Africa’s Mt. Kilimanjaro 3rd Successful Summit for Active Military Staff Sergeant Based in Alaska
Anchorage, Alaska - Bradford, Pennsylvania native and Alaska-based Staff Sergeant Trevor Jones, a member of the United States Army stationed at Ft. Richardson just north of Anchorage, has successfully summited Mt. Kilimanjaro….his 3rd of the seven summits of the world. In an effort to assist the Wounded Warrior Project and those he has, is, and will serve with in the United States Military, Staff Sergeant Jones is attempting to become the only active-duty soldier to summit the tallest peaks on all 7 continents of the world.
Unlike past summits, Staff Sergeant Jones was accompanied on Kilimanjaro by one of his best friends, former flight medic Sergeant Jacob Birkholz, who was severely wounded while deployed in Bagram, Afghanistan. It was incidences such as this, along with the forthcoming challenges and adjustments for soldiers like Sergeant Birkholz and their families and loved ones, that has ultimately fueled Jones’ passion for climbing, and his desire to do so in support of the Wounded Warrior Project. While on Kilimanjaro, the bilateral high frequency neurological hearing loss that resulted from Sergeant Birkholz’s injuries was a major obstacle he would need to overcome to be successful in his summit attempt.
Choosing the Western Breach, one of the more difficult routes to the summit, the two were able to successfully summit Kilimanjaro’s 19,341 foot peak at 11am on January 6th. A mere 70 hours after entering Macheme Gate, the park that greets Kilimanjaro’s challengers. According to park officials, less than 15 people per year climb via the difficult route the two had chosen. Given the impressive accomplishment, their guide was eager to show them off upon their return to civilization, referring to the two as ‘mountain goats’.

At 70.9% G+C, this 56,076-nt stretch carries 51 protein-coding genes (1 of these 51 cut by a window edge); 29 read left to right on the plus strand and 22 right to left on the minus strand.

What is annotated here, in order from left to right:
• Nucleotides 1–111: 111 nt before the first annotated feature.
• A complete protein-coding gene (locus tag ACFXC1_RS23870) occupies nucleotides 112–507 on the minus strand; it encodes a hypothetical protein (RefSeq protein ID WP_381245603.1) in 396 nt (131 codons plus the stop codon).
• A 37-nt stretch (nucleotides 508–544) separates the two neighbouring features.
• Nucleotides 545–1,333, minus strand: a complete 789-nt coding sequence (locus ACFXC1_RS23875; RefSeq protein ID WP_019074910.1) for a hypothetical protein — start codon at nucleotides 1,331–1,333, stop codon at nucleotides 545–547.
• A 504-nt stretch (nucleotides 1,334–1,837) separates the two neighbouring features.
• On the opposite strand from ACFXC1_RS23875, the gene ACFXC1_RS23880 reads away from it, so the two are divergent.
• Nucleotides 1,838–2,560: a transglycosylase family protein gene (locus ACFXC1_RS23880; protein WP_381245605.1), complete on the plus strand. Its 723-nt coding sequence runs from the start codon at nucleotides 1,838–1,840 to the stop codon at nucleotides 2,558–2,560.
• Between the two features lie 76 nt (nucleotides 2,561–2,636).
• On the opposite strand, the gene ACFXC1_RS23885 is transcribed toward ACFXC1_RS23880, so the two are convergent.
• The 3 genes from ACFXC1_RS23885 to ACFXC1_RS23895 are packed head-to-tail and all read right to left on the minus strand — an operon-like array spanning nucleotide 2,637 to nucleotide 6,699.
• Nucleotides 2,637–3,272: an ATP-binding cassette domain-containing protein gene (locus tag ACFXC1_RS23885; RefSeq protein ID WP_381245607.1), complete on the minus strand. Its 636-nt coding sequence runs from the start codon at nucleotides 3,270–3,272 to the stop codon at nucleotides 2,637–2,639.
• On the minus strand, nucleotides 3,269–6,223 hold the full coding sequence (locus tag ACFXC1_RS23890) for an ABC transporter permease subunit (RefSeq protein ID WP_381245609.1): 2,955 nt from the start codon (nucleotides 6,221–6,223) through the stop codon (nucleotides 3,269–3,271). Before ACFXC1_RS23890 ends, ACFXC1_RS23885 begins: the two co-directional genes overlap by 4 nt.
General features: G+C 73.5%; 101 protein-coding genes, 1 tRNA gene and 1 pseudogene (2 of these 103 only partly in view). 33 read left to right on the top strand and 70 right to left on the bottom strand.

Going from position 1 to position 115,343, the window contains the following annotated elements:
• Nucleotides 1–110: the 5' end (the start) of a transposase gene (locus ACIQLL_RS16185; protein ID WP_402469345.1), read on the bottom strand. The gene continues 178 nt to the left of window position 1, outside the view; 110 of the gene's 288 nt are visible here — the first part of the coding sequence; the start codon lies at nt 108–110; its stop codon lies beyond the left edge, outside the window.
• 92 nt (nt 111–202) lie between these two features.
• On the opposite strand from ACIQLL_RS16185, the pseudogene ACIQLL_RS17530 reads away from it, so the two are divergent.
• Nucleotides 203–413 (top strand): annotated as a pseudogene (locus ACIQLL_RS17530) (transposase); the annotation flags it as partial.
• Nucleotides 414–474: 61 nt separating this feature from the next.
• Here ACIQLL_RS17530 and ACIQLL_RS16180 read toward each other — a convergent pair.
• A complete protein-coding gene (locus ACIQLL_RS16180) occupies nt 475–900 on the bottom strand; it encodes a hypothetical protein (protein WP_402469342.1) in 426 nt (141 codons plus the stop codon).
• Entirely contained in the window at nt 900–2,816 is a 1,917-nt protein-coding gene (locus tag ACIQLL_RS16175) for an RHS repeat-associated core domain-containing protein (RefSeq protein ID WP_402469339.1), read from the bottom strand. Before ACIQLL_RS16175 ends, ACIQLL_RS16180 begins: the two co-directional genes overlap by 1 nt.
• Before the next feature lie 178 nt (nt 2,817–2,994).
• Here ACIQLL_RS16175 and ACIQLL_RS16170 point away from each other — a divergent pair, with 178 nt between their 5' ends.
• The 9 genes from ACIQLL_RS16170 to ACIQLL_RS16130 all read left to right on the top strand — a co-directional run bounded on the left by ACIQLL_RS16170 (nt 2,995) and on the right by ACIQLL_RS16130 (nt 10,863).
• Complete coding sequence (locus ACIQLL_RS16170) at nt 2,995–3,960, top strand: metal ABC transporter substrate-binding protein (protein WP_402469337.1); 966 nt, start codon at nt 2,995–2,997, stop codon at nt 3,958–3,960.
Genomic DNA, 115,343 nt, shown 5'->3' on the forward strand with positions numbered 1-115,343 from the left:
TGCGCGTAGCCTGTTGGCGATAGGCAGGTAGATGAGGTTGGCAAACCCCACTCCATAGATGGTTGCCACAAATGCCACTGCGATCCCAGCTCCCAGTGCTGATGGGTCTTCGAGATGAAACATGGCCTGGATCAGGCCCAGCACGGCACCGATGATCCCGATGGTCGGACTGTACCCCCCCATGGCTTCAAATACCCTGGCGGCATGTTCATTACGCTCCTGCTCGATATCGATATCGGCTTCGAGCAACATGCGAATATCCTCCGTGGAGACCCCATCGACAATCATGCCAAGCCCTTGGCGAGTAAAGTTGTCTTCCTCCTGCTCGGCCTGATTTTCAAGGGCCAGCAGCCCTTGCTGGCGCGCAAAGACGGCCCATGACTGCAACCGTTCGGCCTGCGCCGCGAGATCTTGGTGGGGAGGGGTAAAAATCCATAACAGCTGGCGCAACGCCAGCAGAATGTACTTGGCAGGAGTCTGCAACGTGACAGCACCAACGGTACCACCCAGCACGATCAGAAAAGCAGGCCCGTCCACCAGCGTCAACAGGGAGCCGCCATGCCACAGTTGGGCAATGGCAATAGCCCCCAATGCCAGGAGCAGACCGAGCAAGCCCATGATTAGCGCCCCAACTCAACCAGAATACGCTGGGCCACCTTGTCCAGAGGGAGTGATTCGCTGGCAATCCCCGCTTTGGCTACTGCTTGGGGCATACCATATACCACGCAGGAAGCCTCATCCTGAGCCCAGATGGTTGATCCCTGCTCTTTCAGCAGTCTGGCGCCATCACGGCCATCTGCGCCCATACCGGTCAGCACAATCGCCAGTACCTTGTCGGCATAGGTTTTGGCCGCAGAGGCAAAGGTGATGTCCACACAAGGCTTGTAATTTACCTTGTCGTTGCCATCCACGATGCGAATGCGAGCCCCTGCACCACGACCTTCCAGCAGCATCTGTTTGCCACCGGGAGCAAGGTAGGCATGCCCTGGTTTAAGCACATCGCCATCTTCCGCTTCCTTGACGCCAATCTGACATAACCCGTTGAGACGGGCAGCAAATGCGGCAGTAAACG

Typically, when a mountain climber sets his sights on a summit, it is only the one he or she has in mind. Jones and Birkholz took bit of a departure however, throwing in the 17,021 foot Pt. Nelion point of Mt. Kenya, a much more challenging climb involving technical rock climbing skills.
As Staff Sergeant Jones has successfully reached the heights of North America’s Mt McKinley, South America’s Aconcagua, and now Africa’s Mt. Kilimanjaro, he turns his sites towards his next foe; Europe’s 18,510 foot Mt. Elbrus.
The Wounded Warrior Project (www.woundedwarriorproject.org
For more information, please contact Staff Sergeant Trevor Jones directly at the contact information listed above, or visit his website at www.armymountaineering.org.